Amsterdam: A. M. Hakkert, 1983. Gladhill, Bill. “The Emperor's No Clothes: Suetonius and the Dynamics of Corporeal Ecphrasis.” Classical Antiquity, vol. 31, no. 2, 2012, pp. 315–348. Lounsbury, Richard C; the Arts of Suetonius: An Introduction. Frankfurt: Lang, 1987. Mitchell, Jack “Literary Quotation as Literary Performance in Suetonius.” The Classical Journal, vol. 110, no. 3, 2015, pp. 333–355 Newbold, R. F. “Non-Verbal Communication in Suetonius and ‘The Historia August


Safariland, LLC is a United States-based manufacturer of personal, other equipment focused on the law enforcement, public safety and recreational markets. It was a division of the United Kingdom-based defense and aerospace company BAE Systems PLC. Safariland's body armor has been credited with saving the lives of at least 2,063 police officers who were shot in the line of duty; the company was founded in Sierra Madre, California in 1964 by Neale Perkins, following his father's request for a custom holster. He named his new company after the African safaris he and his father took together. In 1996, American Body Armor and its shareholders joined forces to form Armor Holdings, a diversified holding company with three manufacturing sites. Over 11 years, Armor Holdings acquired various brands in the law enforcement industry, including Safariland, acquired in 1996. In July 2007, BAE Systems acquired Armor Holdings, renaming the Armor Holdings Products Group the BAE Systems Product Group, of which Safariland was a part.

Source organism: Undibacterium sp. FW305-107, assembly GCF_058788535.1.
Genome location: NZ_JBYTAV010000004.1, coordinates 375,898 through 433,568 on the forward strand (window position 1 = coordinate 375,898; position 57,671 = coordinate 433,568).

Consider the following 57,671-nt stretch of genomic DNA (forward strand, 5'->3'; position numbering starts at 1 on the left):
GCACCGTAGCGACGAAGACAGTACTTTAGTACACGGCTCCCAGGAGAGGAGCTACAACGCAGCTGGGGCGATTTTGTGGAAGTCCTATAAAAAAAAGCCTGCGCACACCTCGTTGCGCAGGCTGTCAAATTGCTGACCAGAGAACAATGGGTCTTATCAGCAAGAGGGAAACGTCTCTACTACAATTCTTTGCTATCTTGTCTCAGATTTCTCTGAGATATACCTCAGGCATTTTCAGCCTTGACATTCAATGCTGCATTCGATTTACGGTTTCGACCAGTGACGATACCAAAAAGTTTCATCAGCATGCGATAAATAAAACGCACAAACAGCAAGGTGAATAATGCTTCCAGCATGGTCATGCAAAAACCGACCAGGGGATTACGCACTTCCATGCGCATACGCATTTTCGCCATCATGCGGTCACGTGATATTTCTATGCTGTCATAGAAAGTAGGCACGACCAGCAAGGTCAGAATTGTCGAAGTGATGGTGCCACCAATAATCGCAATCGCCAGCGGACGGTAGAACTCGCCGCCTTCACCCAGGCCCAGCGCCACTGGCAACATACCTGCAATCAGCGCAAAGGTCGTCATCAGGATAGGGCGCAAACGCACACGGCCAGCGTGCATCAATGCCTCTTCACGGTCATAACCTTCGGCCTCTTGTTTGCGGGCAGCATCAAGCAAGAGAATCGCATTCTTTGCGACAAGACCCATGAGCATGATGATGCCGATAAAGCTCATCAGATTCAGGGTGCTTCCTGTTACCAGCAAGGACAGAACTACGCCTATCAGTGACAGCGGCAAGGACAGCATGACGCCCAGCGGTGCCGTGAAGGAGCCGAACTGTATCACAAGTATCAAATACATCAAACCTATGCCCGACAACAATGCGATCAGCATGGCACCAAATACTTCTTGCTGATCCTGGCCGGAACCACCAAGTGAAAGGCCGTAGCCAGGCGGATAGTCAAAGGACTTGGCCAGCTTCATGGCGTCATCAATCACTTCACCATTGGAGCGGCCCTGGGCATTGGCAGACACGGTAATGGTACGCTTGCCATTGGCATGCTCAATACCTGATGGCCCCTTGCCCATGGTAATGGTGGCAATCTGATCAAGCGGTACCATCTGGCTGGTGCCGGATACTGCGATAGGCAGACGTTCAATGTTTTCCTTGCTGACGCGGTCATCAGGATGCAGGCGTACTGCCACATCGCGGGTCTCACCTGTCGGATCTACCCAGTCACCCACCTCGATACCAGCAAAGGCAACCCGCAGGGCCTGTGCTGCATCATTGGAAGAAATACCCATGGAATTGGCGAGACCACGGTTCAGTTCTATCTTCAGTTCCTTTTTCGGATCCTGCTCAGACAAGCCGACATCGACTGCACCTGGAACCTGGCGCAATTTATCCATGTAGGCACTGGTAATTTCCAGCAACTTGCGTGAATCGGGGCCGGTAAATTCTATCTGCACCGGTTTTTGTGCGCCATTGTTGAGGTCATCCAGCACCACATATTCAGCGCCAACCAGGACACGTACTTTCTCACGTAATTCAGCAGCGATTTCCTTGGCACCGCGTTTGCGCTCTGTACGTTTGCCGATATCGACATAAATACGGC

In August 2008, this division was renamed Safariland. In May 2012, BAE Systems announced that Safariland would be sold to an acquisition vehicle affiliated with Kanders & Co. Inc.. In March 2013, the company acquired Mustang Survival, a manufacturer of safety and survivability equipment targeting marine and aviation applications in the public safety and recreational markets. In March 2013, Safariland established a presence in the EU through the acquisition of Arveka TGS UAB, a designer and manufacturer protective products and equipment, in Lithuania. In September 2013,the company expanded into the explosive ordinance disposal market with the acquisition of Med-Eng, a manufacturer of bomb disposal suits and specialized tools. In October 2013, they entered the tactical communication market with the acquisition of Tactical Command Industries, Inc. In January 2015, Safariland acquired Atlantic Tactical, the largest law enforcement equipment distributor in the northeastern United States; the company went on to make other acquisitions in the distribution channel starting in December 2015 with Lawmen's, headquartered in Raleigh, North Carolina and followed in March 2016 with the purchase of United Uniforms in western New York.